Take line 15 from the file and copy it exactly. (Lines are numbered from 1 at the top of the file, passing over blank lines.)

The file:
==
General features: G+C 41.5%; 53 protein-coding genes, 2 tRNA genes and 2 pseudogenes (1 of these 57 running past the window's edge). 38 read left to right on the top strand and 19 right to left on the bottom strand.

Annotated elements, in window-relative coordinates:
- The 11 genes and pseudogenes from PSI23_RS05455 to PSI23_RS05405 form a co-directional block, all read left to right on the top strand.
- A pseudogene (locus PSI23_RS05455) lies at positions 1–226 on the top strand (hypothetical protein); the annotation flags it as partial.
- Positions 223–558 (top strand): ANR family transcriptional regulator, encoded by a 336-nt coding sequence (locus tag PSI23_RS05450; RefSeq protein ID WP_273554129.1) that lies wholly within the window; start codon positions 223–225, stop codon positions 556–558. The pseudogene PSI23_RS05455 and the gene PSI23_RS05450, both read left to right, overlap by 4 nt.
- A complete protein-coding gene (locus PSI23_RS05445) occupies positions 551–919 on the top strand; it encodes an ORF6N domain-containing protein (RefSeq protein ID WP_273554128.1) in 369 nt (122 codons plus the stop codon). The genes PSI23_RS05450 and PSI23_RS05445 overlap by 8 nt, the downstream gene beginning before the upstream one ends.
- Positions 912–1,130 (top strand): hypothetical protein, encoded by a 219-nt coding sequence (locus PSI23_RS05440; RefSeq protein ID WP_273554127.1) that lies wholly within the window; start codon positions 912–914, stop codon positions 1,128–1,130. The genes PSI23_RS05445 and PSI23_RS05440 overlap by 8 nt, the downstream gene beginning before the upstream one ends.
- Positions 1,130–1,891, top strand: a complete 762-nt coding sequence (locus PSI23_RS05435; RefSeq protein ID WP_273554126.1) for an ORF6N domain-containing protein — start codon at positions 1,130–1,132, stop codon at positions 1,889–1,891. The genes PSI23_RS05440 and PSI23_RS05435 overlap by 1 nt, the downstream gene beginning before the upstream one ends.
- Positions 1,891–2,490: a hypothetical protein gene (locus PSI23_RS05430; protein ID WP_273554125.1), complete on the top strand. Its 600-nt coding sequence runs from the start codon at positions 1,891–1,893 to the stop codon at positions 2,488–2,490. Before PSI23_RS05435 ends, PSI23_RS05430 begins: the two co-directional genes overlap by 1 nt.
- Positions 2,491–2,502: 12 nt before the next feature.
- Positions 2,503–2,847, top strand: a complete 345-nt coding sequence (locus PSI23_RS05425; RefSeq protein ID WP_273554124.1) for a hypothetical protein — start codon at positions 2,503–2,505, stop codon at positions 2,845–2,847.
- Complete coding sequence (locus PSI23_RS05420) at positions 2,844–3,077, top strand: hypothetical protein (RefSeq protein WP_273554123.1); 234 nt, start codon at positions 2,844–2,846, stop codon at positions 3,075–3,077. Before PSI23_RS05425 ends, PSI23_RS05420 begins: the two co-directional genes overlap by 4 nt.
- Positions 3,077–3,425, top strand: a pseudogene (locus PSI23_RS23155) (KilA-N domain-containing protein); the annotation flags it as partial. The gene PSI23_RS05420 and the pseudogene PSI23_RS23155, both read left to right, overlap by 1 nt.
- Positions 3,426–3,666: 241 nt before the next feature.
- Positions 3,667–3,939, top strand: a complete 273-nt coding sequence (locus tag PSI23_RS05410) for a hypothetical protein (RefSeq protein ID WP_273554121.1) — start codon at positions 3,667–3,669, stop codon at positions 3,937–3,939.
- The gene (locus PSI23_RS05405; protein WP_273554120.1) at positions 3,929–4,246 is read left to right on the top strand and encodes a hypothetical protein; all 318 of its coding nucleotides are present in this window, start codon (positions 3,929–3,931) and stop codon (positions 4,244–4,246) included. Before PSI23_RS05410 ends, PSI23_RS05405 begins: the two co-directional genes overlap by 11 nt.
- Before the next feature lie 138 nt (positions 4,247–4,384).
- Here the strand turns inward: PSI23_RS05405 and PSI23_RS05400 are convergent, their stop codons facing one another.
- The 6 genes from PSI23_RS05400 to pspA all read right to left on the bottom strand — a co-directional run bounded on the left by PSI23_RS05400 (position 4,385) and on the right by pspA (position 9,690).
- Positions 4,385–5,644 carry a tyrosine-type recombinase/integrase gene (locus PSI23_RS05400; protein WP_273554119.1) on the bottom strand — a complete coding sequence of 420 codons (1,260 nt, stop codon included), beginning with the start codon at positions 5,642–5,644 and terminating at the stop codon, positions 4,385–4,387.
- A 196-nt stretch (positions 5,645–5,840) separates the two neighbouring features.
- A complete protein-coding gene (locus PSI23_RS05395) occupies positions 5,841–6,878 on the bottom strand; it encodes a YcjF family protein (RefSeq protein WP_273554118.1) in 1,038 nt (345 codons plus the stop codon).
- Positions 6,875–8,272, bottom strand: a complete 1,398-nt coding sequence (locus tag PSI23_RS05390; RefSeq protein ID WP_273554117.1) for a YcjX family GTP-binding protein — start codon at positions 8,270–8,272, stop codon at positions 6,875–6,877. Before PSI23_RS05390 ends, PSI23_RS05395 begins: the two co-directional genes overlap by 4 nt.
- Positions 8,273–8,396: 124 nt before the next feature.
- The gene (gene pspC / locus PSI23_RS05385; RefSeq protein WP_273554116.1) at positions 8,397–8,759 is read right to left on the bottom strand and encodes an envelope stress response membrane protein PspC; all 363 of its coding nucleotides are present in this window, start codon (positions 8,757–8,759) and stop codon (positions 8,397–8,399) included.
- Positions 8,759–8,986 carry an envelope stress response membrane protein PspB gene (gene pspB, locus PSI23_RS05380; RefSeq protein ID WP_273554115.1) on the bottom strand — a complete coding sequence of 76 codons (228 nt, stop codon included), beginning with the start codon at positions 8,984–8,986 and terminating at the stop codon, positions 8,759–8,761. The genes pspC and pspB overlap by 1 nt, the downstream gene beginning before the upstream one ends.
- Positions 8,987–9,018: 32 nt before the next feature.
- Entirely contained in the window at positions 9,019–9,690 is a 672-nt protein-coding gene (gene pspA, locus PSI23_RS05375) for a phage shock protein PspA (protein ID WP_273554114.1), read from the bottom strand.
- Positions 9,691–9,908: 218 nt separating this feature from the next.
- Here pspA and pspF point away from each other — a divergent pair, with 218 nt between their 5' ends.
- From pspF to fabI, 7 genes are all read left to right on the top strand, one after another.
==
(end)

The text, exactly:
- Positions 3,667–3,939, top strand: a complete 273-nt coding sequence (locus tag PSI23_RS05410) for a hypothetical protein (RefSeq protein ID WP_273554121.1) — start codon at positions 3,667–3,669, stop codon at positions 3,937–3,939.